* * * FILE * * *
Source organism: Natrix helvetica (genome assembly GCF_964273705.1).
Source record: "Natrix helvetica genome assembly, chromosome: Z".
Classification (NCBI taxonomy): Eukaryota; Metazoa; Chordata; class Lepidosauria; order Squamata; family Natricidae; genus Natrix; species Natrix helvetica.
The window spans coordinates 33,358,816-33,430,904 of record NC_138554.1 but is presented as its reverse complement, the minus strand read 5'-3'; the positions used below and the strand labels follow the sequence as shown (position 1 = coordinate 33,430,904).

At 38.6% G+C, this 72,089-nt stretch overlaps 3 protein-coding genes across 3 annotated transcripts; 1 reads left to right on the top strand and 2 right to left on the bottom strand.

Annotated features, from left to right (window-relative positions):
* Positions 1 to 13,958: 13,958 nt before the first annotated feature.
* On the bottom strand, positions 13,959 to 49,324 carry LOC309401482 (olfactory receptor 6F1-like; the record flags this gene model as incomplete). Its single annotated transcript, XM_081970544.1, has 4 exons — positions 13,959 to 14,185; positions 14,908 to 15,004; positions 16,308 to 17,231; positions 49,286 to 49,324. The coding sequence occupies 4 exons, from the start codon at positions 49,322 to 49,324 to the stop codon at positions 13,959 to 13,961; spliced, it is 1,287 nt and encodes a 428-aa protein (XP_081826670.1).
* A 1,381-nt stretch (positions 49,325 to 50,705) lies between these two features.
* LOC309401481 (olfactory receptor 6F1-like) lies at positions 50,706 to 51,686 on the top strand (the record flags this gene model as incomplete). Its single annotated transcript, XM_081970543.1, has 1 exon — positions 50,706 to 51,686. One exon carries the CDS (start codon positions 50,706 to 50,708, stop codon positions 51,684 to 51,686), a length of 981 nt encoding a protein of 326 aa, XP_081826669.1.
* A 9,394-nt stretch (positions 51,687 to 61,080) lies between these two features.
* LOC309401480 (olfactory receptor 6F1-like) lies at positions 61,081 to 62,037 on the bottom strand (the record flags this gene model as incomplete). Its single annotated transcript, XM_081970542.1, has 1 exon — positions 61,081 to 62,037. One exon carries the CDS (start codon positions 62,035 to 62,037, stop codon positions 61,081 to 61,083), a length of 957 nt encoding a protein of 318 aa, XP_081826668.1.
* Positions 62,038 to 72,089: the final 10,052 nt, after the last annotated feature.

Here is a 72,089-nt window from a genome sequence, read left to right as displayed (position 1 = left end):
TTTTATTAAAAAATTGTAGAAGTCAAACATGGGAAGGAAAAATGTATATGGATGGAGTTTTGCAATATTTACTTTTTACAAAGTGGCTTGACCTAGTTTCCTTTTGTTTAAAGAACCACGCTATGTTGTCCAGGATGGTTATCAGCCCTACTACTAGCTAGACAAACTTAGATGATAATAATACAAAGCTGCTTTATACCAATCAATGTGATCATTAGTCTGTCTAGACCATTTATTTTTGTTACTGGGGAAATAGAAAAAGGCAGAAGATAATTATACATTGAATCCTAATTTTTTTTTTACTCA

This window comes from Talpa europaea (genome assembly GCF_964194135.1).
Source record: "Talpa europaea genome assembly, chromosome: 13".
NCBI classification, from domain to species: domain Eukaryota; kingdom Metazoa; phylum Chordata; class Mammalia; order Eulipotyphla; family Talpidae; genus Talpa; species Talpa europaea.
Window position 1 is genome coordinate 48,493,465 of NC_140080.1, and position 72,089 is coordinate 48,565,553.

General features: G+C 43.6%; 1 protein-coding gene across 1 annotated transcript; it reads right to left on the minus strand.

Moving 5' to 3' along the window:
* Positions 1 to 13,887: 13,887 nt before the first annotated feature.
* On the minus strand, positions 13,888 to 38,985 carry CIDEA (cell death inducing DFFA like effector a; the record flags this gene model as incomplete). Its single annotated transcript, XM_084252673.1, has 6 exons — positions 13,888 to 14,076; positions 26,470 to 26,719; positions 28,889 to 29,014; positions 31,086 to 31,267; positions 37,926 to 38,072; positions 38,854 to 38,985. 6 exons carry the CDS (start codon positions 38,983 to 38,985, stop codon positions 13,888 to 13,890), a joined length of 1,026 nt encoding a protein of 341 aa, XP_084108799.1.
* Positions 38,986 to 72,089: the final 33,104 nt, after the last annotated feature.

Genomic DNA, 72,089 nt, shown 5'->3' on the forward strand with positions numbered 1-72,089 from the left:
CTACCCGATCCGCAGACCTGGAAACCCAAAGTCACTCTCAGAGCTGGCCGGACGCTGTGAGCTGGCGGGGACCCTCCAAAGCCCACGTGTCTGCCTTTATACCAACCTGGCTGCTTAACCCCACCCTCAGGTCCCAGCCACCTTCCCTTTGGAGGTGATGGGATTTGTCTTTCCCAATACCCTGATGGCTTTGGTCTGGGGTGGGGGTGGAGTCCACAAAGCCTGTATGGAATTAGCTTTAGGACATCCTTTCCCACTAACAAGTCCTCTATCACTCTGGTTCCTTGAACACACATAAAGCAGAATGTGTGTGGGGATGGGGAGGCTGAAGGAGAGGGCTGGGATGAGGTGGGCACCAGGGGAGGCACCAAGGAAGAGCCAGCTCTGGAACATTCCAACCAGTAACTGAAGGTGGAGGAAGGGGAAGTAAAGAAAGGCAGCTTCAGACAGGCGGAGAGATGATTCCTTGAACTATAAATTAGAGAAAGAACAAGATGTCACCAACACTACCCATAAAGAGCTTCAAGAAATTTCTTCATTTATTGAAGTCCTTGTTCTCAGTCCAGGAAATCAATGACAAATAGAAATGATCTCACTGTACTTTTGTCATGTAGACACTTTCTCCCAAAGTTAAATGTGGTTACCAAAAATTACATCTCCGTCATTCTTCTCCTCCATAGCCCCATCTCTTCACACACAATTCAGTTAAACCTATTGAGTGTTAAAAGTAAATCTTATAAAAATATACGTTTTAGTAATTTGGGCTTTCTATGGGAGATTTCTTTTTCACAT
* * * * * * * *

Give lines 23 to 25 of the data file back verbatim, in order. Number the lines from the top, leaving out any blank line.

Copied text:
* On the minus strand, positions 13,888 to 38,985 carry CIDEA (cell death inducing DFFA like effector a; the record flags this gene model as incomplete). Its single annotated transcript, XM_084252673.1, has 6 exons — positions 13,888 to 14,076; positions 26,470 to 26,719; positions 28,889 to 29,014; positions 31,086 to 31,267; positions 37,926 to 38,072; positions 38,854 to 38,985. 6 exons carry the CDS (start codon positions 38,983 to 38,985, stop codon positions 13,888 to 13,890), a joined length of 1,026 nt encoding a protein of 341 aa, XP_084108799.1.
* Positions 38,986 to 72,089: the final 33,104 nt, after the last annotated feature.

Genomic DNA, 72,089 nt, shown 5'->3' on the forward strand with positions numbered 1-72,089 from the left: